WO1990006079A1 - Radiofrequency ablation catheter - Google Patents

Radiofrequency ablation catheter Download PDF

Info

Publication number
WO1990006079A1
WO1990006079A1 PCT/US1989/005179 US8905179W WO9006079A1 WO 1990006079 A1 WO1990006079 A1 WO 1990006079A1 US 8905179 W US8905179 W US 8905179W WO 9006079 A1 WO9006079 A1 WO 9006079A1
Authority
WO
WIPO (PCT)
Prior art keywords
catheter
distal end
antenna
transmission line
electrode
Prior art date
Application number
PCT/US1989/005179
Other languages
French (fr)
Inventor
Edwin Langberg
Original Assignee
Sensor Electronics, Inc.
Priority date (The priority date is an assumption and is not a legal conclusion. Google has not performed a legal analysis and makes no representation as to the accuracy of the date listed.)
Filing date
Publication date
Priority to US07/276,294 priority Critical patent/US4945912A/en
Priority to US276,294 priority
Application filed by Sensor Electronics, Inc. filed Critical Sensor Electronics, Inc.
Publication of WO1990006079A1 publication Critical patent/WO1990006079A1/en

Links

Classifications

    • AHUMAN NECESSITIES
    • A61MEDICAL OR VETERINARY SCIENCE; HYGIENE
    • A61BDIAGNOSIS; SURGERY; IDENTIFICATION
    • A61B18/00Surgical instruments, devices or methods for transferring non-mechanical forms of energy to or from the body
    • A61B18/04Surgical instruments, devices or methods for transferring non-mechanical forms of energy to or from the body by heating
    • A61B18/12Surgical instruments, devices or methods for transferring non-mechanical forms of energy to or from the body by heating by passing a current through the tissue to be heated, e.g. high-frequency current
    • A61B18/14Probes or electrodes therefor
    • A61B18/1492Probes or electrodes therefor having a flexible, catheter-like structure, e.g. for heart ablation
    • AHUMAN NECESSITIES
    • A61MEDICAL OR VETERINARY SCIENCE; HYGIENE
    • A61BDIAGNOSIS; SURGERY; IDENTIFICATION
    • A61B18/00Surgical instruments, devices or methods for transferring non-mechanical forms of energy to or from the body
    • A61B18/04Surgical instruments, devices or methods for transferring non-mechanical forms of energy to or from the body by heating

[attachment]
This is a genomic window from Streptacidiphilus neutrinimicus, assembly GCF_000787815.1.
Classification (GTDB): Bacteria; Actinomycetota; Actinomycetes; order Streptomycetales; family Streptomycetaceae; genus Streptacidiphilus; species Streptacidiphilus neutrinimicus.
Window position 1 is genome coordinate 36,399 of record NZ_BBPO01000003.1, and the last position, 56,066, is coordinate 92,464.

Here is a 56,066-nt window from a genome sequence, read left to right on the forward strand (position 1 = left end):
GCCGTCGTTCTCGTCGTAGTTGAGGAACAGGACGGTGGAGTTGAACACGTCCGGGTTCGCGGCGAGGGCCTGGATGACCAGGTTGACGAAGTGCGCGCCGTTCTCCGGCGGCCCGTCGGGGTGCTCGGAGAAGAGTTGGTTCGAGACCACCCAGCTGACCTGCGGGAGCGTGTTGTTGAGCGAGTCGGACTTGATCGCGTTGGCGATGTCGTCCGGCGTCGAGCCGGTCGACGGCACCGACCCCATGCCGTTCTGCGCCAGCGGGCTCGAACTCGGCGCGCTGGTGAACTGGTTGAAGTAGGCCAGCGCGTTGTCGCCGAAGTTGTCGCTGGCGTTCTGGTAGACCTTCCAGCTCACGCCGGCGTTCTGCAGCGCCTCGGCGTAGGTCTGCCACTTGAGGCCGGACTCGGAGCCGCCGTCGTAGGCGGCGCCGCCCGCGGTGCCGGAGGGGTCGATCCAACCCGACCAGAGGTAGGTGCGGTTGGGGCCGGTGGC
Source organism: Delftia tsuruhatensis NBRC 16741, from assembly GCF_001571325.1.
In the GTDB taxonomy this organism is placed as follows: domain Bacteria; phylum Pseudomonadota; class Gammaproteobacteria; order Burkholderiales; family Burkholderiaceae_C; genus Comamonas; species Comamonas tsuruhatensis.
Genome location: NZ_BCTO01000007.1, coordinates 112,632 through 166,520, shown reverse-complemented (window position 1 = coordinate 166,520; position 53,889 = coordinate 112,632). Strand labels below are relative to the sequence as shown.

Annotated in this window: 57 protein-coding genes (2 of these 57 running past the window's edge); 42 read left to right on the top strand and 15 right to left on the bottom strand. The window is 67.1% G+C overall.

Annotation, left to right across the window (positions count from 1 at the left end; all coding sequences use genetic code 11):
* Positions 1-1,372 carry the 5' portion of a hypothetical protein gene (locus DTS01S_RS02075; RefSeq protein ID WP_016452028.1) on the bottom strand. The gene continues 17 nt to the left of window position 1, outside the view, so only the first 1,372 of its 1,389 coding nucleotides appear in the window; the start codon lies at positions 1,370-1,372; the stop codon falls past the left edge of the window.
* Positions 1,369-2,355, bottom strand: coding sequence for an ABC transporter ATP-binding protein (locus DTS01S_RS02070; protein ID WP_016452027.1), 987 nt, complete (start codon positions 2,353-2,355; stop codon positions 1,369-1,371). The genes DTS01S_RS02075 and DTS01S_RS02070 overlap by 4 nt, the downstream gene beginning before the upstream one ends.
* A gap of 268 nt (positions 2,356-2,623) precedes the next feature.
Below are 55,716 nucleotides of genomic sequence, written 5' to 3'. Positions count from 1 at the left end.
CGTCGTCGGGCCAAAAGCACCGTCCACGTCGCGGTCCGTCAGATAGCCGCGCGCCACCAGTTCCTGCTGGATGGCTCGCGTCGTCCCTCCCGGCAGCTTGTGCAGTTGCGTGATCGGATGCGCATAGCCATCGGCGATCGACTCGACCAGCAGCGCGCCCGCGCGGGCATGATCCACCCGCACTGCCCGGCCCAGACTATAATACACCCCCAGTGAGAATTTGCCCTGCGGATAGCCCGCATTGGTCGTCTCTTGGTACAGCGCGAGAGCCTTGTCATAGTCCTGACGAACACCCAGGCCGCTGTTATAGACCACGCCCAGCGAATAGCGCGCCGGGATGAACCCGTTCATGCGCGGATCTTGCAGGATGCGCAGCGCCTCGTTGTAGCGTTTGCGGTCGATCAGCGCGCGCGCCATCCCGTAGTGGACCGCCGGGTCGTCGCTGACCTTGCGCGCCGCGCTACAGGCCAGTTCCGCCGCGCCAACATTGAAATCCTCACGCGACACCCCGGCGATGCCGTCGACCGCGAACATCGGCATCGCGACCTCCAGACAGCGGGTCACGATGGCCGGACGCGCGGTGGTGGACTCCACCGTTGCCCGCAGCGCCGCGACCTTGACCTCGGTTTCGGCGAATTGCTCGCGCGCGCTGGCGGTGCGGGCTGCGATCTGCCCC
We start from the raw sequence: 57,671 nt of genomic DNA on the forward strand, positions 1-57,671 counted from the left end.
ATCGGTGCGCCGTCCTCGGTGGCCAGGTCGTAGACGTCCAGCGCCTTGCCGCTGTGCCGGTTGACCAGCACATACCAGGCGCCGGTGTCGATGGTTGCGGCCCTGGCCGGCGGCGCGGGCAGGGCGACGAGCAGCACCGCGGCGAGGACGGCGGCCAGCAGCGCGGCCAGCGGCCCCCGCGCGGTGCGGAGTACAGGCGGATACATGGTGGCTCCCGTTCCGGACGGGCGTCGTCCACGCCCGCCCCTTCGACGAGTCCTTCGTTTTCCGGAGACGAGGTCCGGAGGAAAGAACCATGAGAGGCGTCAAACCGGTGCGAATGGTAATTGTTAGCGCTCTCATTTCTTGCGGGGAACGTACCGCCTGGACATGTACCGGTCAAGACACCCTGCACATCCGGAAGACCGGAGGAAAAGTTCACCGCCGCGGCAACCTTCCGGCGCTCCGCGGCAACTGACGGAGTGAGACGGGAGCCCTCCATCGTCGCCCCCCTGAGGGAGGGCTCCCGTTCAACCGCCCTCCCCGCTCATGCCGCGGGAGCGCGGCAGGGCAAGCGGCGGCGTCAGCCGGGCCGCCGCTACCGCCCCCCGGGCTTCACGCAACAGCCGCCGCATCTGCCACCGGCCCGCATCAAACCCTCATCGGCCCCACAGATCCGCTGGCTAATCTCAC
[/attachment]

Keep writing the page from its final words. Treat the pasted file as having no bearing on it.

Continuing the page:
• A61B18/08Surgical instruments, devices or methods for transferring non-mechanical forms of energy to or from the body by heating by means of electrically-heated probes
    • AHUMAN NECESSITIES
    • A61MEDICAL OR VETERINARY SCIENCE; HYGIENE
    • A61BDIAGNOSIS; SURGERY; IDENTIFICATION
    • A61B18/00Surgical instruments, devices or methods for transferring non-mechanical forms of energy to or from the body
    • A61B18/18Surgical instruments, devices or methods for transferring non-mechanical forms of energy to or from the body by applying electromagnetic radiation, e.g. microwaves
    • AHUMAN NECESSITIES
    • A61MEDICAL OR VETERINARY SCIENCE; HYGIENE
    • A61BDIAGNOSIS; SURGERY; IDENTIFICATION
    • A61B18/00Surgical instruments, devices or methods for transferring non-mechanical forms of energy to or from the body
    • A61B18/18Surgical instruments, devices or methods for transferring non-mechanical forms of energy to or from the body by applying electromagnetic radiation, e.g. microwaves
    • A61B18/1815Surgical instruments, devices or methods for transferring non-mechanical forms of energy to or from the body by applying electromagnetic radiation, e.g. microwaves using microwaves
    • AHUMAN NECESSITIES
    • A61MEDICAL OR VETERINARY SCIENCE; HYGIENE
    • A61NELECTROTHERAPY; MAGNETOTHERAPY; RADIATION THERAPY; ULTRASOUND THERAPY
    • A61N1/00Electrotherapy; Circuits therefor
    • A61N1/02Details
    • A61N1/04Electrodes
    • A61N1/06Electrodes for high-frequency therapy
    • AHUMAN NECESSITIES
    • A61MEDICAL OR VETERINARY SCIENCE; HYGIENE
    • A61NELECTROTHERAPY; MAGNETOTHERAPY; RADIATION THERAPY; ULTRASOUND THERAPY
    • A61N1/00Electrotherapy; Circuits therefor
    • A61N1/40Applying electric fields by inductive or capacitive coupling ; Applying radio-frequency signals
    • AHUMAN NECESSITIES
    • A61MEDICAL OR VETERINARY SCIENCE; HYGIENE
    • A61NELECTROTHERAPY; MAGNETOTHERAPY; RADIATION THERAPY; ULTRASOUND THERAPY
    • A61N1/00Electrotherapy; Circuits therefor
    • A61N1/40Applying electric fields by inductive or capacitive coupling ; Applying radio-frequency signals
    • A61N1/403Applying electric fields by inductive or capacitive coupling ; Applying radio-frequency signals for thermotherapy, e.g. hyperthermia
    • AHUMAN NECESSITIES
    • A61MEDICAL OR VETERINARY SCIENCE; HYGIENE
    • A61BDIAGNOSIS; SURGERY; IDENTIFICATION
    • A61B18/00Surgical instruments, devices or methods for transferring non-mechanical forms of energy to or from the body
    • A61B18/04Surgical instruments, devices or methods for transferring non-mechanical forms of energy to or from the body by heating
    • A61B18/12Surgical instruments, devices or methods for transferring non-mechanical forms of energy to or from the body by heating by passing a current through the tissue to be heated, e.g. high-frequency current
    • A61B18/1206Generators therefor
    • A61B18/1233Generators therefor with circuits for assuring patient safety
    • AHUMAN NECESSITIES
    • A61MEDICAL OR VETERINARY SCIENCE; HYGIENE
    • A61BDIAGNOSIS; SURGERY; IDENTIFICATION
    • A61B18/00Surgical instruments, devices or methods for transferring non-mechanical forms of energy to or from the body